types of bonds

Companies cannot always secure sufficient long-term financing from a bank or from private investors. Instead, large companies may borrow money by issuing bonds to interested investors. The company is called the bond issuer since it issues the bond. The bondholder is the investor who purchases the bond. There a number of complexities involved with bonds but essentially, it is a contract, whereby a bondholder loans money (the principal) to a bond issuer. In return, the bond issuer promises to provide regular interest payments to a bondholder and after a set time (when the bonds mature), the principal is returned to the bondholder. Bond investors are, often, large organizations such as pension funds but can also include smaller institutions or individuals. There are several types of bonds:

  1. Term bonds mature on a specific date, whereas serial bonds are a set of bonds that mature at different intervals.
  2. Companies may issue secured or mortgage bonds whereby they put up specific assets as collateral (like loans) in the event that it defaults on interest or principal repayments.
  3. Unsecured or debenture bonds are backed only by the bondholder’s faith in the company’s good reputation.
  4. Bonds may have a callable feature whereby the company has the right to buy back the bonds before maturity at a set or “call” price.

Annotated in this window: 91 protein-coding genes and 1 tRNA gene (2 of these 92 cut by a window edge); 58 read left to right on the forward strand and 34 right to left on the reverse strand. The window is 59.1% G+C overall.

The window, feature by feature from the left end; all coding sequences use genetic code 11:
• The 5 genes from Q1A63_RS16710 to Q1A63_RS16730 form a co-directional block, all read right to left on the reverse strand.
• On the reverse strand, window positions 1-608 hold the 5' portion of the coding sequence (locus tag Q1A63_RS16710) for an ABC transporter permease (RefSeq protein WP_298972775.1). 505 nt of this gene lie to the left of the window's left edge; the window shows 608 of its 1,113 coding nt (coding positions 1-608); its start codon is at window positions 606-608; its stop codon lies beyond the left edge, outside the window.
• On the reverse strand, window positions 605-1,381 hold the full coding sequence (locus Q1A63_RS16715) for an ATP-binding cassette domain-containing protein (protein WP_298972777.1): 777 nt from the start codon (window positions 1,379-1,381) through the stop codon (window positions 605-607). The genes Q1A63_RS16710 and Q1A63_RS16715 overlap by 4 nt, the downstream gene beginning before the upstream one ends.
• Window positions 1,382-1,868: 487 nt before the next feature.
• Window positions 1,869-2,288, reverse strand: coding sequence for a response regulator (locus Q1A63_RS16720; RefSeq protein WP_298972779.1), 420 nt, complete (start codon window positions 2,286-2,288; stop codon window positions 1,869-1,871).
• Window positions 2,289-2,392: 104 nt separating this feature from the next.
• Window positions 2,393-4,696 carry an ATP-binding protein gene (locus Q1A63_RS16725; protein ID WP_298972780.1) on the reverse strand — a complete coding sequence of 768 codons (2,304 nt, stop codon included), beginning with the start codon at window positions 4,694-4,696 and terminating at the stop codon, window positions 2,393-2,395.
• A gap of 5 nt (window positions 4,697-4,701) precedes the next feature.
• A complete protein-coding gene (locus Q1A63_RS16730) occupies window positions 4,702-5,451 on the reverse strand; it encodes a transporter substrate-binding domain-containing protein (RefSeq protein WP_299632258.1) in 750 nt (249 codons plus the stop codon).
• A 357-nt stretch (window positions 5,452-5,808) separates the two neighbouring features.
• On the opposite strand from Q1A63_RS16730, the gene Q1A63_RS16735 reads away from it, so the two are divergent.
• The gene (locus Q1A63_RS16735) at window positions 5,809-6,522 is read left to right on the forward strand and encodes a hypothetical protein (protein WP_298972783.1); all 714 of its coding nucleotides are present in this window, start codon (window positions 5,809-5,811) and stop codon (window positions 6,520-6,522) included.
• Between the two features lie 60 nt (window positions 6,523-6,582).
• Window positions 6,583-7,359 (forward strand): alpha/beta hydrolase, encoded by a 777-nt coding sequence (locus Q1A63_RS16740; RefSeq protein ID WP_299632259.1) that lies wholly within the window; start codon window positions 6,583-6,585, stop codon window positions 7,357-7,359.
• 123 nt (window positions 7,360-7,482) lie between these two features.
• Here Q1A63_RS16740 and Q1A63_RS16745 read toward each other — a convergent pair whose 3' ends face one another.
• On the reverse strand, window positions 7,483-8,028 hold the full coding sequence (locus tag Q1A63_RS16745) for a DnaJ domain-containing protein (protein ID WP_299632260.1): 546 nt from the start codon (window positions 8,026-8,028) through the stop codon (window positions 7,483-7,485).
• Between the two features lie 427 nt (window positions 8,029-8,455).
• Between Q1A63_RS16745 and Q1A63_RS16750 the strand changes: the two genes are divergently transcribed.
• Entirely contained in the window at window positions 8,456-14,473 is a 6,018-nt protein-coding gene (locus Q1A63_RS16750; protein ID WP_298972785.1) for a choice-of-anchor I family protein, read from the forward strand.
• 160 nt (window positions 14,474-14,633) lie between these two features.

5. If the bonds are convertible, bondholders have the option of converting or exchanging the bonds for a specific number of stocks of the company’s common stock.
  6. Registered bonds list the bondholders as registered owners who receive regular interest payments on the interest payment dates.
  7. Coupon bonds, on the other hand, contain detachable coupons that state the amount and due date of the interest payment. These coupons can be removed and cashed by the holder.

An organization that issues bonds faces the challenge of competing with other investments in the market. Specifically, a bond is an interest-bearing investment vehicle whereby money is received from investors in exchange for interest payments.

Examples

For example, a 5% interest rate on a bond means that 5% annual interest on the principal balance outstanding will be paid back to the investor. A company that has issued a five-year bond, with annual interest of 10% (payable twice per year) and having a $100,000 principal value, is obligated to make semi-annual (twice per year) interest payments to bondholders totaling $5,000 ($100,000 x 10% x ½). The interest rate on a bond must compete with market interest rates in general – that is, investors can earn interest through a number of other investments on the market, including bonds issued by other companies and organizations.

That is why companies generally issue bonds at the going market interest rate. For example, if the market rate is 10%, the company is likely to issue the bond with a 10% interest rate; this is known as issuing a bond at par. Since it takes time to arrange the printing and distribution of bonds, however, rates of existing bonds can differ significantly from current market rates.

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